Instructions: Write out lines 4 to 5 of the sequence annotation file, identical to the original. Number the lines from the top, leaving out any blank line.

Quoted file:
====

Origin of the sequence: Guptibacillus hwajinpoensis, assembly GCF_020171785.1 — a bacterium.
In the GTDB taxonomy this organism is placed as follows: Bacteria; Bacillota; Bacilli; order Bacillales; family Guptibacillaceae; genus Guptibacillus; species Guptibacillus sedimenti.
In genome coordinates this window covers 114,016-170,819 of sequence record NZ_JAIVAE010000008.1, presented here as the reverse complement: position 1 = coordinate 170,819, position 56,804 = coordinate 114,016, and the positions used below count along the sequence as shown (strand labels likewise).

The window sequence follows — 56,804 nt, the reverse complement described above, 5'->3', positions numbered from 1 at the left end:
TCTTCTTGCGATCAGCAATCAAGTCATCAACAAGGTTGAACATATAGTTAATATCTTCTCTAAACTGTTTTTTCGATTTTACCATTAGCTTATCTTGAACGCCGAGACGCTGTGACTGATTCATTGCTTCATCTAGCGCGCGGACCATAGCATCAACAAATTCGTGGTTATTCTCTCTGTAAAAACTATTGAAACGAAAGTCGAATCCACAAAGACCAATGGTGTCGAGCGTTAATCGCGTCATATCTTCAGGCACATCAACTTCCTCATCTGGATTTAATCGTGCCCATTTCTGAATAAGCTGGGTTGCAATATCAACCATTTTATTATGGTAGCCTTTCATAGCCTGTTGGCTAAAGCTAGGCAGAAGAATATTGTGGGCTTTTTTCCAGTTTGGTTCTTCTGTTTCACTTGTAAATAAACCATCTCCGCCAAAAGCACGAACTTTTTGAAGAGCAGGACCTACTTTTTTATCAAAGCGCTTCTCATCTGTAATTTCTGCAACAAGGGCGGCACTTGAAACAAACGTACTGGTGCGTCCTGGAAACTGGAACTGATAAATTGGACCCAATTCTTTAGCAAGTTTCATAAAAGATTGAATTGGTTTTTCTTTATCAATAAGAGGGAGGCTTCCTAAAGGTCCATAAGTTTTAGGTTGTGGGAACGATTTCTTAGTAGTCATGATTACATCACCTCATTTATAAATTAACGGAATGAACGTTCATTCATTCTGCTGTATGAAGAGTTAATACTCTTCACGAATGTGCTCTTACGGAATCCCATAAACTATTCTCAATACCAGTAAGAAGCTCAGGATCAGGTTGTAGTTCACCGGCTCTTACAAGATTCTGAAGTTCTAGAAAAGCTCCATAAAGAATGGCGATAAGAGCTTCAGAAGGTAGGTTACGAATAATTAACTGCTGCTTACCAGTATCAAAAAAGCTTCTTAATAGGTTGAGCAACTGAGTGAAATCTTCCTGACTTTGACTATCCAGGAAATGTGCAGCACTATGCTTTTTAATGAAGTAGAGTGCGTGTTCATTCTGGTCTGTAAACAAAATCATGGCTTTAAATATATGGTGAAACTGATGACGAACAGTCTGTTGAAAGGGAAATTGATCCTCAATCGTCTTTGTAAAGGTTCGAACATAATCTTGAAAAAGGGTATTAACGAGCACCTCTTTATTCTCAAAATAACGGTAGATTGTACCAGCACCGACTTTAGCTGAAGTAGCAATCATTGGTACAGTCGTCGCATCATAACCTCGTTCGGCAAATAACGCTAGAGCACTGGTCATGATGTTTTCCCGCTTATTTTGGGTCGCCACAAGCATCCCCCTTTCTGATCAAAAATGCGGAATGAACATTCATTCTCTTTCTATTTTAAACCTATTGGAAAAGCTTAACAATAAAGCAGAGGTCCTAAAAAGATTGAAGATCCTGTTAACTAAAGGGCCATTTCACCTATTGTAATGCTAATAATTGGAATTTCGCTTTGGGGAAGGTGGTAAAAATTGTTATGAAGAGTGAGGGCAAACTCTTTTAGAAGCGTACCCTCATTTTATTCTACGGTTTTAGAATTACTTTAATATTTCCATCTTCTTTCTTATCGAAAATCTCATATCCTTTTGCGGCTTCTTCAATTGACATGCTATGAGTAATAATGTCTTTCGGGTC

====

The window sequence follows — 56,804 nt, the reverse complement described above, 5'->3', positions numbered from 1 at the left end:
TCTTCTTGCGATCAGCAATCAAGTCATCAACAAGGTTGAACATATAGTTAATATCTTCTCTAAACTGTTTTTTCGATTTTACCATTAGCTTATCTTGAACGCCGAGACGCTGTGACTGATTCATTGCTTCATCTAGCGCGCGGACCATAGCATCAACAAATTCGTGGTTATTCTCTCTGTAAAAACTATTGAAACGAAAGTCGAATCCACAAAGACCAATGGTGTCGAGCGTTAATCGCGTCATATCTTCAGGCACATCAACTTCCTCATCTGGATTTAATCGTGCCCATTTCTGAATAAGCTGGGTTGCAATATCAACCATTTTATTATGGTAGCCTTTCATAGCCTGTTGGCTAAAGCTAGGCAGAAGAATATTGTGGGCTTTTTTCCAGTTTGGTTCTTCTGTTTCACTTGTAAATAAACCATCTCCGCCAAAAGCACGAACTTTTTGAAGAGCAGGACCTACTTTTTTATCAAAGCGCTTCTCATCTGTAATTTCTGCAACAAGGGCGGCACTTGAAACAAACGTACTGGTGCGTCCTGGAAACTGGAACTGATAAATTGGACCCAATTCTTTAGCAAGTTTCATAAAAGATTGAATTGGTTTTTCTTTATCAATAAGAGGGAGGCTTCCTAAAGGTCCATAAGTTTTAGGTTGTGGGAACGATTTCTTAGTAGTCATGATTACATCACCTCATTTATAAATTAACGGAATGAACGTTCATTCATTCTGCTGTATGAAGAGTTAATACTCTTCACGAATGTGCTCTTACGGAATCCCATAAACTATTCTCAATACCAGTAAGAAGCTCAGGATCAGGTTGTAGTTCACCGGCTCTTACAAGATTCTGAAGTTCTAGAAAAGCTCCATAAAGAATGGCGATAAGAGCTTCAGAAGGTAGGTTACGAATAATTAACTGCTGCTTACCAGTATCAAAAAAGCTTCTTAATAGGTTGAGCAACTGAGTGAAATCTTCCTGACTTTGACTATCCAGGAAATGTGCAGCACTATGCTTTTTAATGAAGTAGAGTGCGTGTTCATTCTGGTCTGTAAACAAAATCATGGCTTTAAATATATGGTGAAACTGATGACGAACAGTCTGTTGAAAGGGAAATTGATCCTCAATCGTCTTTGTAAAGGTTCGAACATAATCTTGAAAAAGGGTATTAACGAGCACCTCTTTATTCTCAAAATAACGGTAGATTGTACCAGCACCGACTTTAGCTGAAGTAGCAATCATTGGTACAGTCGTCGCATCATAACCTCGTTCGGCAAATAACGCTAGAGCACTGGTCATGATGTTTTCCCGCTTATTTTGGGTCGCCACAAGCATCCCCCTTTCTGATCAAAAATGCGGAATGAACATTCATTCTCTTTCTATTTTAAACCTATTGGAAAAGCTTAACAATAAAGCAGAGGTCCTAAAAAGATTGAAGATCCTGTTAACTAAAGGGCCATTTCACCTATTGTAATGCTAATAATTGGAATTTCGCTTTGGGGAAGGTGGTAAAAATTGTTATGAAGAGTGAGGGCAAACTCTTTTAGAAGCGTACCCTCATTTTATTCTACGGTTTTAGAATTACTTTAATATTTCCATCTTCTTTCTTATCGAAAATCTCATATCCTTTTGCGGCTTCTTCAATTGACATGCTATGAGTAATAATGTCTTTCGGGTC